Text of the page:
The Antelope

When not taken from living specimens, or skins, the artists of old drew

somewhat upon their imaginations for their facts, as is the case with

this Antelope, of which Topsell gives the following description:--"They

are bred in India, and Syria, neere the River Euphrates, and

delight much to drinke of the cold water thereof. Their bodie is like

the body of a Roe, and they have hornes growing forthe of the crowne

of their
head, which are very long and sharpe; so that Alexander

affirmed that they pierced through the sheeldes of his Souldiers, and

fought with them very irefully: at which time his company slew as he

travelled to India, eight thousand, five hundred, and fifty; which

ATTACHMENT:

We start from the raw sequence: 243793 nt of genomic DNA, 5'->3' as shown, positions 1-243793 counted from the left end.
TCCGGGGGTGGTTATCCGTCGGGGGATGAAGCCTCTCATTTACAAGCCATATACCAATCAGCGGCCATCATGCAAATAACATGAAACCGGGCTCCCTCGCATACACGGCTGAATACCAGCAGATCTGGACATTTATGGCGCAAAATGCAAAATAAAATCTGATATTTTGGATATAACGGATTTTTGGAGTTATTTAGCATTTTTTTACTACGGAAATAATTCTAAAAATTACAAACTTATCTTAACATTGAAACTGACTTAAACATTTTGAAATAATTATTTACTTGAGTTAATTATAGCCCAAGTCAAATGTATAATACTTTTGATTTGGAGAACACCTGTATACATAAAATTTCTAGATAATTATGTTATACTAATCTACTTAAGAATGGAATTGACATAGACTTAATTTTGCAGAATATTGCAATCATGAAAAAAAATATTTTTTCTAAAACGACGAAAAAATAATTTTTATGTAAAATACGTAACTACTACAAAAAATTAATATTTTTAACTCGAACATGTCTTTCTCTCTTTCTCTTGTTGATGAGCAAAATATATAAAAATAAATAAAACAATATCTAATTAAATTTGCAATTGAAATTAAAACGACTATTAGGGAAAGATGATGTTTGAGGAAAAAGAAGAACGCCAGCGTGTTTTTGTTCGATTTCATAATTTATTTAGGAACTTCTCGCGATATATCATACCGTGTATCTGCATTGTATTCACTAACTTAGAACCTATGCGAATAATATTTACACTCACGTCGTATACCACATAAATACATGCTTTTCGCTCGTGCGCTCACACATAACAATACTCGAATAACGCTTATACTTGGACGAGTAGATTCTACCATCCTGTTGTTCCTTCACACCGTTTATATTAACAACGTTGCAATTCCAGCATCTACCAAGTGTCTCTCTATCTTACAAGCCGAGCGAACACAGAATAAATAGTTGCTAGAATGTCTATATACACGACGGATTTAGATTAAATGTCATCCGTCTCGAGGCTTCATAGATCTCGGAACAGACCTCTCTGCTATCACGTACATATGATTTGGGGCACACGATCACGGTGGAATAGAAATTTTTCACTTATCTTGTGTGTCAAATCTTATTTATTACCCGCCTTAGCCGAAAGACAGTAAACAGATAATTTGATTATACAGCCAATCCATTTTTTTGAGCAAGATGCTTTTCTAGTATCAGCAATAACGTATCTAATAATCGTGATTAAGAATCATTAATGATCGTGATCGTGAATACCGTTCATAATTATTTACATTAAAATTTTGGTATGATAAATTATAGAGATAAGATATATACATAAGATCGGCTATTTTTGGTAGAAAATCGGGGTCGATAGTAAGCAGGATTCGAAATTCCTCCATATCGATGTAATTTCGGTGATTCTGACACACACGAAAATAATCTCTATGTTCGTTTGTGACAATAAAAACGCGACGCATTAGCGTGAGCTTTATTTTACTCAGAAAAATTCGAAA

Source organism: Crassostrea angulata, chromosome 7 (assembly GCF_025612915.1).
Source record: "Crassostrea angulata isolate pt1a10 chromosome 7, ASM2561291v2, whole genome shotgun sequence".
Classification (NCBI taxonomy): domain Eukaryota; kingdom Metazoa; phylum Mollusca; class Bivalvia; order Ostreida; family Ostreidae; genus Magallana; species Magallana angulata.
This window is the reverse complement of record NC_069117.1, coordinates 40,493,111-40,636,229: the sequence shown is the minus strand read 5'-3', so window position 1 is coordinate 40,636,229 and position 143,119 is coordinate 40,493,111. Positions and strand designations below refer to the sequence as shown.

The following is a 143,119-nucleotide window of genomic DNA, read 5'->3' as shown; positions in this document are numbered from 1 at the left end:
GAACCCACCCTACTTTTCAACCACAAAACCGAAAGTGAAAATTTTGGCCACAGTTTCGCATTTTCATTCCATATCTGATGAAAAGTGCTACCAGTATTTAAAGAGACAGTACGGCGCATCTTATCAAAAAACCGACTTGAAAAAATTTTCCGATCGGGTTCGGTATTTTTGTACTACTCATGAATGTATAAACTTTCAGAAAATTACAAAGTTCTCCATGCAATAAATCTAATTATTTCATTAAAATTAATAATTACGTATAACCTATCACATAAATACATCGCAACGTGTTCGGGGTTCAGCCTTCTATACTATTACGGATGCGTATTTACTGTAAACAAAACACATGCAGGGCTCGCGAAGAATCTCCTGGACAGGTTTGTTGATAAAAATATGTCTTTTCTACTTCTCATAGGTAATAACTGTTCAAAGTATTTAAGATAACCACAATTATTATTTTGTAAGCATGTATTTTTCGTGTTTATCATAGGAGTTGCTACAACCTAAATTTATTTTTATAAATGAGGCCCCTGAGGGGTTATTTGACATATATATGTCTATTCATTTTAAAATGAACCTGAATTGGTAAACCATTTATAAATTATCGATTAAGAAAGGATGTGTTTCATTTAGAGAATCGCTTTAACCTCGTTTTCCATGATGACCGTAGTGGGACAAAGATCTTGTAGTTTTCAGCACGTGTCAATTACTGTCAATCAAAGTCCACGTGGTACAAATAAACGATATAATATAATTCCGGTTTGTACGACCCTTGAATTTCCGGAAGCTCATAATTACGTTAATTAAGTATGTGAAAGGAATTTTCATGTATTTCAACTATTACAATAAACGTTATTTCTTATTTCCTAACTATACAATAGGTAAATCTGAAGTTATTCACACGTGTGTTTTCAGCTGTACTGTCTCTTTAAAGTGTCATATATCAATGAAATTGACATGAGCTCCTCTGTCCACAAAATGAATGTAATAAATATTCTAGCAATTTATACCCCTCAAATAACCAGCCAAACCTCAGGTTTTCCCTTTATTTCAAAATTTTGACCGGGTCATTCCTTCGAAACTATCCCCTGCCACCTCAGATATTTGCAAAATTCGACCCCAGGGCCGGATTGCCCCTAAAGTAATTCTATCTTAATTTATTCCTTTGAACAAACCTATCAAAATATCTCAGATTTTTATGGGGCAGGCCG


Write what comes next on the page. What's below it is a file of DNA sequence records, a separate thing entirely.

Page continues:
great slaughter may be the occasion why they are so rare, and seldome

seene to this day, by cause thereby the breeders, and meanes of their

continuance (which consisted in their multitude) were weakened and

destroyed. Their hornes are great, and made like a saw, and they, with

them, can cut asunder the braunches of Osier, or small trees, whereby

it commeth to passe that many times their necks are taken in the twists

of the falling boughes, whereat the Beast with repining cry, bewrayeth

himselfe to the Hunters, and so is taken. The vertues of this Beast are

unknowne, and therefore Suidas sayth an Antalope is but good in